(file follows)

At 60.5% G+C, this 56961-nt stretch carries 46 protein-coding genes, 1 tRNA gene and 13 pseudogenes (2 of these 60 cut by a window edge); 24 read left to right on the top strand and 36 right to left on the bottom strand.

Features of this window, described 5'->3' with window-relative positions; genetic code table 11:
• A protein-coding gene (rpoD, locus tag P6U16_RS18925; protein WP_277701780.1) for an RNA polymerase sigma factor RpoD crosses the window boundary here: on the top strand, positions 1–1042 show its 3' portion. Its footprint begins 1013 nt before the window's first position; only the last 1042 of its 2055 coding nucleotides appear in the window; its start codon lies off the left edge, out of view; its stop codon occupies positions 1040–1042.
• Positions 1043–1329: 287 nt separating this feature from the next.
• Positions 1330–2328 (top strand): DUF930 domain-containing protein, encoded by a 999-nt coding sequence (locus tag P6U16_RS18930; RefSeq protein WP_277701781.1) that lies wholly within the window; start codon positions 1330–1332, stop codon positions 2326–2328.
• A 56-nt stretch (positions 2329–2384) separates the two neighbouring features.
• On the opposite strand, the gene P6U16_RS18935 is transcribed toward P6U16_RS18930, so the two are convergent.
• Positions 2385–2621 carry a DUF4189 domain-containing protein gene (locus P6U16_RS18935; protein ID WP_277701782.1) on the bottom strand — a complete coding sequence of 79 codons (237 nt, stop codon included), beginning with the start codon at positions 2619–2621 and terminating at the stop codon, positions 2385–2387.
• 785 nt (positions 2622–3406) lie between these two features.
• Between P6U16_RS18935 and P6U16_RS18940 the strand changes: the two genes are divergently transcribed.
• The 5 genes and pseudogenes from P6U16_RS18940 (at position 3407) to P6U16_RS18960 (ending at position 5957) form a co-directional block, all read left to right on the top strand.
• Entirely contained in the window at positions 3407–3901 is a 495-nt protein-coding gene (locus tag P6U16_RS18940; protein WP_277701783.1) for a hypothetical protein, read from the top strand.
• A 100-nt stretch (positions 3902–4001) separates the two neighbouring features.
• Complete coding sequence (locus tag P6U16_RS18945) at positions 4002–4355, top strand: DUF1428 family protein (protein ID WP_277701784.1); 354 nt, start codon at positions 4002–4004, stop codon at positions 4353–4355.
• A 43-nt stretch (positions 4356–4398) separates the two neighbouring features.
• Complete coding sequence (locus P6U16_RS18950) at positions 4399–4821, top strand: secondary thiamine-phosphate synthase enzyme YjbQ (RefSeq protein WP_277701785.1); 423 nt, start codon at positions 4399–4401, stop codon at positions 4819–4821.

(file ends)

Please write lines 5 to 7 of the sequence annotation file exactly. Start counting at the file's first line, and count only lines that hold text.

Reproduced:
• Positions 1330–2328 (top strand): DUF930 domain-containing protein, encoded by a 999-nt coding sequence (locus tag P6U16_RS18930; RefSeq protein WP_277701781.1) that lies wholly within the window; start codon positions 1330–1332, stop codon positions 2326–2328.
• A 56-nt stretch (positions 2329–2384) separates the two neighbouring features.
• On the opposite strand, the gene P6U16_RS18935 is transcribed toward P6U16_RS18930, so the two are convergent.